UX for Good or Evil? Discuss…
World Usability Day 2018 is a global day of celebration focused on making day-to-day services and products easier to access, and simpler to use.
No one should have to suffer through products and services that get in their way. People should not be made to feel stupid by technology. — Worldusabilityday.org
What do you think about evil UX?
Held annually, this year’s celebration focuses on ‘UX for good or evil’.
To get you in the mood for the UXPA’s event here at System Concepts on Thursday 8th November, our consultant Lizzy Gallwey here shares her experiences of how UX design can be used for evil, as well as for good!
User experience (UX) refers to a person’s emotions and attitudes about using a particular product, system or service. Good UX is about making these products, systems and services easy to use, understand and access. A user-centred approach to design is generally a good step in the right direction with Jacob Neilson’s 10 usability heuristics often used to form the basis of good UX design.
But what about ‘evil’ UX design? Bad UX is easy to spot and could be defined by the absence of good UX.
However, ‘evil UX’ is where a person’s interaction or experience with a product, system or service is not what they expect, and where they may be manipulated for a purpose that is not initially clear. Often used as a way to make money from unsuspecting users, evil UX can also be used to get users to sign up for marketing notifications they don’t want, or can leave users misinformed about how their data will be used.
Evil research and dark patterns
I thought I would do some research on how UX design could be used for evil… https://darkpatterns.org/ identifies 11 different types of ‘dark patterns’ that are considered ‘evil’ UX. Visit this website for a full description of all the ‘dark patterns’ that they have named.
I was curious to see how many examples of these ‘dark patterns’ I could find in a day of normal internet usage (through both work and personal usage) – and was surprised by the number that I came across in such a short time!
‘UX for evil example 1 – bait and switch
Bait and switch’ is where the user sets out to do one thing, but a different, undesirable thing happens instead. For example, when recently requesting an online quote, I landed upon this page (see below). I carefully read the captions for the checkboxes to avoid signing up for marketing materials that would inevitably clog up my inbox – so I made the conscious effort to not tick the first box (“Yes, I would like to receive marketing communications regarding Company X products, services, and events”).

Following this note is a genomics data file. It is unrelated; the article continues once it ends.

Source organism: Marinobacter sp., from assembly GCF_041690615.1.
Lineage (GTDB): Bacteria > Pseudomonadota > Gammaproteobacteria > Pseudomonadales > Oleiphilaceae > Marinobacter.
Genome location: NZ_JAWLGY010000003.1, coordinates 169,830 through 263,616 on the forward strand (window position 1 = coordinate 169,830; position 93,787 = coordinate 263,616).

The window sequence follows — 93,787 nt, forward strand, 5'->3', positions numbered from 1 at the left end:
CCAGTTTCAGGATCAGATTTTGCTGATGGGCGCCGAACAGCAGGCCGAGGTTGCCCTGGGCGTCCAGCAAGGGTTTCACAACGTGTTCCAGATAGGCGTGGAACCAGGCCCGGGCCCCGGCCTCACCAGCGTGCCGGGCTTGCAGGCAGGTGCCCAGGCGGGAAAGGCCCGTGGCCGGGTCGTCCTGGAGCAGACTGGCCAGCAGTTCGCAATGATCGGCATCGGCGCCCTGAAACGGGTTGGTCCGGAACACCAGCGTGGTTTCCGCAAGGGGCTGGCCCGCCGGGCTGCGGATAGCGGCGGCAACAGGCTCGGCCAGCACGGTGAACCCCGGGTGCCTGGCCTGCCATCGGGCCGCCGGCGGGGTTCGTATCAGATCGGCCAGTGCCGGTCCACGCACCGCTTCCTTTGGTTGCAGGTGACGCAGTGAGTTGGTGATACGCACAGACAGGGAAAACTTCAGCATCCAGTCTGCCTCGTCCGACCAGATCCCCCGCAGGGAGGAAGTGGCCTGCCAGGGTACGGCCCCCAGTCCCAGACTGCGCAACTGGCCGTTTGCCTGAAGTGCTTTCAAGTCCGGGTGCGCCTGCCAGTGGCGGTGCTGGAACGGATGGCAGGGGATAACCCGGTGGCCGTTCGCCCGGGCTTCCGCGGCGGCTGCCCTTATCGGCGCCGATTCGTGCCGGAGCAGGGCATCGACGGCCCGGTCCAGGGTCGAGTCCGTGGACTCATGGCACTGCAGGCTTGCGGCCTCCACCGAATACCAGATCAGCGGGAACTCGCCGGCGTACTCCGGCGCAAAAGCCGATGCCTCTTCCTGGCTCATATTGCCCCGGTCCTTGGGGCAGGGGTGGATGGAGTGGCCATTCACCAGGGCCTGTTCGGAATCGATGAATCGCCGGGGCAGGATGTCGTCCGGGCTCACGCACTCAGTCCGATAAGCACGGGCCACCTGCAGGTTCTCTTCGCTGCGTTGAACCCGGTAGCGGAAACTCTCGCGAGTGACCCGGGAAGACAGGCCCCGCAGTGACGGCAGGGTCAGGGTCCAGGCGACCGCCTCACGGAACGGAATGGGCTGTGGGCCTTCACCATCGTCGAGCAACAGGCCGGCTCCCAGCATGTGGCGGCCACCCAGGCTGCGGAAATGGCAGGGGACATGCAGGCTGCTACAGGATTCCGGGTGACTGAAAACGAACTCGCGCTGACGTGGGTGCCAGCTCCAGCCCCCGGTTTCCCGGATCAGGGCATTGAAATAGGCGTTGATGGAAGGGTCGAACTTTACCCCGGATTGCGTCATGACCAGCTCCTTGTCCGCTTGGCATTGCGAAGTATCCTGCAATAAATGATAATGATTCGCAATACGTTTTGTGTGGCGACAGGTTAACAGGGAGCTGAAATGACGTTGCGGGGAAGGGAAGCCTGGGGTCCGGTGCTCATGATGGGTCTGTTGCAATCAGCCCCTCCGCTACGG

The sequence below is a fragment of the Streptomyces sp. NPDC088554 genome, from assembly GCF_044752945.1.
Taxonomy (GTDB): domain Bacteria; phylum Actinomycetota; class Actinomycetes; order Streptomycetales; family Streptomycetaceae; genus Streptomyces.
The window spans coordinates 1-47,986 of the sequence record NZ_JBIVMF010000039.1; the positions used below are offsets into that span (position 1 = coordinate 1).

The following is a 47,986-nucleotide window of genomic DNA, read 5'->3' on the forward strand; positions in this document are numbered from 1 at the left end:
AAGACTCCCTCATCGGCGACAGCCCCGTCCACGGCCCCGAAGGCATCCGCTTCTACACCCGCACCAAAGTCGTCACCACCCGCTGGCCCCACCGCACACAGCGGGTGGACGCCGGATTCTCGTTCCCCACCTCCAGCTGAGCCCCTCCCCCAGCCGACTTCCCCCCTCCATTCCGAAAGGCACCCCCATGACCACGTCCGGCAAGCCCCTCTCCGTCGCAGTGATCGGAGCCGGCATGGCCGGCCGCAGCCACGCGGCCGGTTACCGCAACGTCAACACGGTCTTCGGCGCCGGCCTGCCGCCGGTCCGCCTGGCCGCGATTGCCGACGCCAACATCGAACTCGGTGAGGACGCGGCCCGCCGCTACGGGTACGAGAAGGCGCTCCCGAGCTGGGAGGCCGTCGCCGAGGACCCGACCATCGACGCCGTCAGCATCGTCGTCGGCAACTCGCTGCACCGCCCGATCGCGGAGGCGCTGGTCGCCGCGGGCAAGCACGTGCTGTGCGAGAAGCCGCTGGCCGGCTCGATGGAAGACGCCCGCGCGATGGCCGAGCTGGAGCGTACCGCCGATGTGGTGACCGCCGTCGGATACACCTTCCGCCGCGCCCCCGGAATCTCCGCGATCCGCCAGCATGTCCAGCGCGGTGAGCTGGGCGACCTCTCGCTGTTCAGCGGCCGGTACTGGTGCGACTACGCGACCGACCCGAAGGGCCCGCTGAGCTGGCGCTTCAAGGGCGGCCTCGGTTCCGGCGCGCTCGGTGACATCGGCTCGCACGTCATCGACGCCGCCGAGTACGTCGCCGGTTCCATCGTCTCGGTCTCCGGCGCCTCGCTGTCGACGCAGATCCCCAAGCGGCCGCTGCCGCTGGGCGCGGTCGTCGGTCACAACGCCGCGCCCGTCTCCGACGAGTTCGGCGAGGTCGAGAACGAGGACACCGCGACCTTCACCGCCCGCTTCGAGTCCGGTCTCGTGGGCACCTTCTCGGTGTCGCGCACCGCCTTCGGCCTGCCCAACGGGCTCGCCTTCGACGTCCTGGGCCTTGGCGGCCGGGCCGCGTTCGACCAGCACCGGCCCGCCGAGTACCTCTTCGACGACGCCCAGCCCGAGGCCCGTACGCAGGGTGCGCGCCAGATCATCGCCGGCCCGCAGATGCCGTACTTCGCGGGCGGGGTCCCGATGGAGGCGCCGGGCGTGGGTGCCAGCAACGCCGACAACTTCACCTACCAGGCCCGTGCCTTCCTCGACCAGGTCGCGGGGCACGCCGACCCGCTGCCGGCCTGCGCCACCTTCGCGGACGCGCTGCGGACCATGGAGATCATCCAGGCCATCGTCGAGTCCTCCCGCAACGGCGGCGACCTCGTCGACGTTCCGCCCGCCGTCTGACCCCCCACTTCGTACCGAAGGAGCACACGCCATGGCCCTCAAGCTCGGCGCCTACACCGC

UX for evil example 2 – trick questions
Use of trick questions or confusing sentences that can be worded to make them more difficult to understand, often using double negatives to make the proposal more ambiguous.
An example would be: ‘Untick this box to receive information about our future offers.’
Rather than: ‘Tick this box to hear about our future offers.’
While shopping online I tried to remove an item from my basket. Upon clicking on ‘remove’, the pop-up displayed below appeared.
In my haste, I thought the pop-up was being helpful and asking me if I was sure I wanted to remove the item from my basket. I clicked on the ‘Yes’ button and was redirected to a page where I either had to create an account or log-in to my existing one. After spending a few minutes trying to remember my password I managed to log-in to my account only to find those pesky jeans still in my basket!
UX for evil example 3 – creating urgency
Creating a sense of urgency can be a powerful method which pushes shoppers into making a faster decision on a purchase they’re considering. There are several ways to employ urgency as a sales tactic – showing that stock levels are low or use of countdown timers.
Countdown timers are a clear visual cue which tell customers that, if they want a product, they must take action within a specified period of time. This could be a countdown until the end of a sales period, or for an offering such as next day delivery (see example below).
Many sites use similar tactics when they have a special offer on or if you place an item in your shopping basket, it will remain there for a certain time period. This is a method that is used to increase online sales and can lead to shoppers making panic buys or dissuade them from shopping around, for fear that the deal will expire, or they will miss out on an item.
UX for evil example 4 – currency dissociation
Evil UX isn’t just limited to the web however – some restaurants (usually the fancy ones) apply a clever technique to menus, using numbers without a currency indicator (£). The idea is that missing out the currency attached to a number will disassociate the physical idea of money, so in theory, customers will spend more without feeling as if they are spending anything. I experienced this technique when I ate at a restaurant in Soho, London. Whether this was intentional or not, it certainly worked on me!
…The food was great though!
UX for good or evil? Have your say at World Usability Day 2018
Have you come across ‘evil UX’ techniques? Join us at System Concepts as we celebrate World Usability Day 2018 with the UXPA ‘UX for Good or Evil?’ panel discussion event. In addition to an interesting evening of UX discussion, learning and networking, you’ll also have the opportunity to tour our new, state of the art user experience research labs.
This post originally appeared on the System Concepts website.